What Is the Difference Between Greek Bouzouki and Irish Bouzouki? – Sala Muzik

What Is the Difference Between Greek Bouzouki and Irish Bouzouki?

What Is the Difference Between Greek Bouzouki and Irish Bouzouki?

History of Bouzouki

The bouzouki is a stringed instrument belonging to the long-necked oud family. It's a mix of guitar and bass. Therefore, it is not a very balanced instrument. The guitar and baglama mix features the fretboard, the baglama strings, and the guitar fret arrangement. With its egg-shaped body and long neck, the bouzouki comes from the same family as the baglama, kopuz and oud. Rebetika is an active musical instrument of musical culture. The bouzouki are also found in Irish folklore. The bouzouki, whose front part is usually decorated with mother-of-pearl inlays, is played with a plectrum or pick.

We can divide the bouzouki into three types:

  1. Trichordo has three pairs of strings.
  2. Tetrachordo has four pairs of strings.
  3. The Irish Bouzouki has four pairs of strings and a straight back.

The 3-string bouzouki is the classical bouzouki style introduced in the 1900s and is the mainstay of most rebetiko music. It has fixed frets and 6 strings in three pairs. On the low-pitched (bass) pitch, it consists of a double thick coiled string and a thin string tuned one octave apart. The traditional modern tuning of the Trichordo bouzouki is D 3 D 4 –A 3 A 3 –D 4 D 4. This setting has been dubbed the "European setting" by Markos Vamvakaris, who mentions (but fails to describe) several other tunes or douzenia in his autobiography.

The absence of heavy mother-of-pearl ornamentation, which is often seen in modern bouzouki, is typical of the bouzouki of the period. It has a tuner for eight strings but only six strings, the neck is too narrow for eight strings. Luthiers of the time often used four-chord sets on trichordo instruments, as they were also used on mandolins, because they were more easily accessible.

The most important issue in bouzouki lessons is to obtain the specific sound of the bouzouki. The grip of the pick and the position of the wrist play a major role in the production of the desired sound. The quality, brand and frequent replacement of strings are important factors affecting the bouzouki sound.



What is the Greek Bouzouki?

Greek Bouzouki is a wired tool with a long neck and a pear-shaped body. When you see Bouzouki, it can remind you of the oud or mandolin. Like these, their body is made of wood shavings and covered with 3 or 4 double-choir lysed pairs of metal strings. This means that two strings are a little closer to each other and have the same sound. These two equal strings are always struck by the player together. A bouzouki is tuned deeper than a mandolin.

Strictly speaking, the bouzouki is not a traditional Greek instrument at all, but still quite young. Although there is some evidence that it evolved from ancient Greek tambour, it is more related to the Turkish saz. The Bouzouki came to modern Greece at the same time as the Rembetiko. This genre of music, also known as "Greek Blues", came to Greece in the 1920s. More specifically, to Piraeus, where the many refugees displaced from Smyrna and other parts of Asia minor settled. Often without great musical knowledge, the players met after their work in the Kafenion and played together – mainly improvisations. The good bouzouki players were distinguished by their "fast fingers". And this is still the case today.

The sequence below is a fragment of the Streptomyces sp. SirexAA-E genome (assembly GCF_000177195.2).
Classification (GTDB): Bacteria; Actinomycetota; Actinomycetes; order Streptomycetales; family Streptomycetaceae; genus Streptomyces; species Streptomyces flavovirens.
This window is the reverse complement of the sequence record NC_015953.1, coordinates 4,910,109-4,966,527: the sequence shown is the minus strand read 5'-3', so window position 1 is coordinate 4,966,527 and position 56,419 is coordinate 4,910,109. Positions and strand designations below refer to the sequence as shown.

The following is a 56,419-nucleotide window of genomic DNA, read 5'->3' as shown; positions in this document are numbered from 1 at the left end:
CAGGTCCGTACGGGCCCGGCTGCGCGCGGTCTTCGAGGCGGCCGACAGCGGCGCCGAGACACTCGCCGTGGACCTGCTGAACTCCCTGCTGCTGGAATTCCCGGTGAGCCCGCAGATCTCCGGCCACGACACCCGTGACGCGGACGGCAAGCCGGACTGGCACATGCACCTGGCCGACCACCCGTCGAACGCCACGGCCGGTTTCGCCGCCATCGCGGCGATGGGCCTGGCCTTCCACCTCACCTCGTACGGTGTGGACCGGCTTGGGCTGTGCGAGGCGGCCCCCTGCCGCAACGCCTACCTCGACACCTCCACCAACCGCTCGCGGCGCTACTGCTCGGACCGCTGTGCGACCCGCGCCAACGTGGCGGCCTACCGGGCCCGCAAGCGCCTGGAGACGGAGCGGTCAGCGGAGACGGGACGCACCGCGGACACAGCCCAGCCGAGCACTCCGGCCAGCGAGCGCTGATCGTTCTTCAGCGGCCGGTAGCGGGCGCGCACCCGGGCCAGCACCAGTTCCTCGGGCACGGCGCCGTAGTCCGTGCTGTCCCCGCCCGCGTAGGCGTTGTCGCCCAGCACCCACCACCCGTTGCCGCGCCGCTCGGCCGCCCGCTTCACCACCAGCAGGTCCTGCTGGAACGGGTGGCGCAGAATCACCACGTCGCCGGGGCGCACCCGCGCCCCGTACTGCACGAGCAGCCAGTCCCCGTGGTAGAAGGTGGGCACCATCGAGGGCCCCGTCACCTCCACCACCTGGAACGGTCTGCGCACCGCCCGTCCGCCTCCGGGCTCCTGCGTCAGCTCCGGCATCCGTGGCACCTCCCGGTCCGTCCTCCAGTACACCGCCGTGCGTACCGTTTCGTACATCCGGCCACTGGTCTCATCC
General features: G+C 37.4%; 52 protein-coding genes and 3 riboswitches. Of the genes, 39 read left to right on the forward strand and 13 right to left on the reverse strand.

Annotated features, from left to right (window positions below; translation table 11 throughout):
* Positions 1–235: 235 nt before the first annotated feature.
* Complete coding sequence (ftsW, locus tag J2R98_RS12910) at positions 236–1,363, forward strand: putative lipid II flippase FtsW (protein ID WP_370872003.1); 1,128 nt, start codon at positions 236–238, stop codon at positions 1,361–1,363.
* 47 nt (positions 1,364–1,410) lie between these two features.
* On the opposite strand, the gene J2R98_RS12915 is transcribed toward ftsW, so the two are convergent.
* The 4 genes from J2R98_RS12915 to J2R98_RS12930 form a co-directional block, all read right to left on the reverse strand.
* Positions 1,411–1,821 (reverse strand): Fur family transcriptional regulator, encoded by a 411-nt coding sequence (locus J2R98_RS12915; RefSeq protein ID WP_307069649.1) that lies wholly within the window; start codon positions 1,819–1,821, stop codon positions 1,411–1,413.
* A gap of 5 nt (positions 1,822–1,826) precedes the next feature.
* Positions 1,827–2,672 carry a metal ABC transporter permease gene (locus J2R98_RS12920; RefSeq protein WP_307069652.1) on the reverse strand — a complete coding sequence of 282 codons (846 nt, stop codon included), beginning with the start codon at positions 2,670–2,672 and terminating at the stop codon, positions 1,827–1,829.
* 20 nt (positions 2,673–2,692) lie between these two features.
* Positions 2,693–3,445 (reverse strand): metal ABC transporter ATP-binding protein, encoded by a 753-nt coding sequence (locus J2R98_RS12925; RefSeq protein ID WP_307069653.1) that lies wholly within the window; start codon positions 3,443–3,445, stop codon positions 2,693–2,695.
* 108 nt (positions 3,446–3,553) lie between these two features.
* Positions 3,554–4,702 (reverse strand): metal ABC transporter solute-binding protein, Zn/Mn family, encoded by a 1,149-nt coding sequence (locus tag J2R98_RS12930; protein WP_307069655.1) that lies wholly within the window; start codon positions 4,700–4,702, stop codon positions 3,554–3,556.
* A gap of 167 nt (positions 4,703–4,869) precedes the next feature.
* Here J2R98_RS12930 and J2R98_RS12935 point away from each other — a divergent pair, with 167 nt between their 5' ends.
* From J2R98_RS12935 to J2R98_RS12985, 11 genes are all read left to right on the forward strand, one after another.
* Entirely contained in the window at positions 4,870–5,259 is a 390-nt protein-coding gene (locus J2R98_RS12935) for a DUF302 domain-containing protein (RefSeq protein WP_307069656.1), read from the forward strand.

What is the Greek Bouzouki?

What is the Irish Bouzouki?

Irish Bouzouki is an adaptation of Greek Bouzouki. Johnny Moynihan introduced the 4-String classic Greek Bouzouki to Irish traditional music in the mid-1960s and included it. In the early 1970s, Donal Lunny set the octave strings in the two courses of the Bouzouki's G and D as combined strings. With this adjustment, the low frequencies became stronger. He then asked for a bouzouki to match the specifications of the Lunny classic 4-string Greek Bouzouki and ordered it. There was only one difference. This bouzouki consisted of one-piece wires and three partially pulled back pieces. Since then, Greek Bouzouki has no longer been like himself and it has been Irish Bouzouki adapted to Ireland's style!

After Greek Bouzouki visited Ireland, designers rolled up their sleeves and developed new designs of this magical instrument for Irish traditional music. In doing so, they expanded the body of the bouzouk and replaced the rounded, one of the most distinctive features of the Greek Bouzouki, with a flat back with flat sides. A hybrid Irish Bouzouki with a three-piece back and straight edges appeared afterward.

What is the Irish Bouzouki?

Greek Bouzouki vs. Irish Bouzouki

Greek Bouzouki is the original part of this mince and is a 100-year-old instrument. This beautiful instrument has a sparkling, light, and discerning sound, and Greek Bouzouki has many variations within the framework of this main idea. The 6-String is the oldest version of Greek Bouzouki, and playing the 6 String has a more rhythmic effect compared to the 8-String. Irish Bouzouki has a three-piece back and the edges are flat. Irish Bouzouki's body has a stronger design to make his voice shaky. So you can hear a more "strong and toned" sound than Irish Bouzouki.


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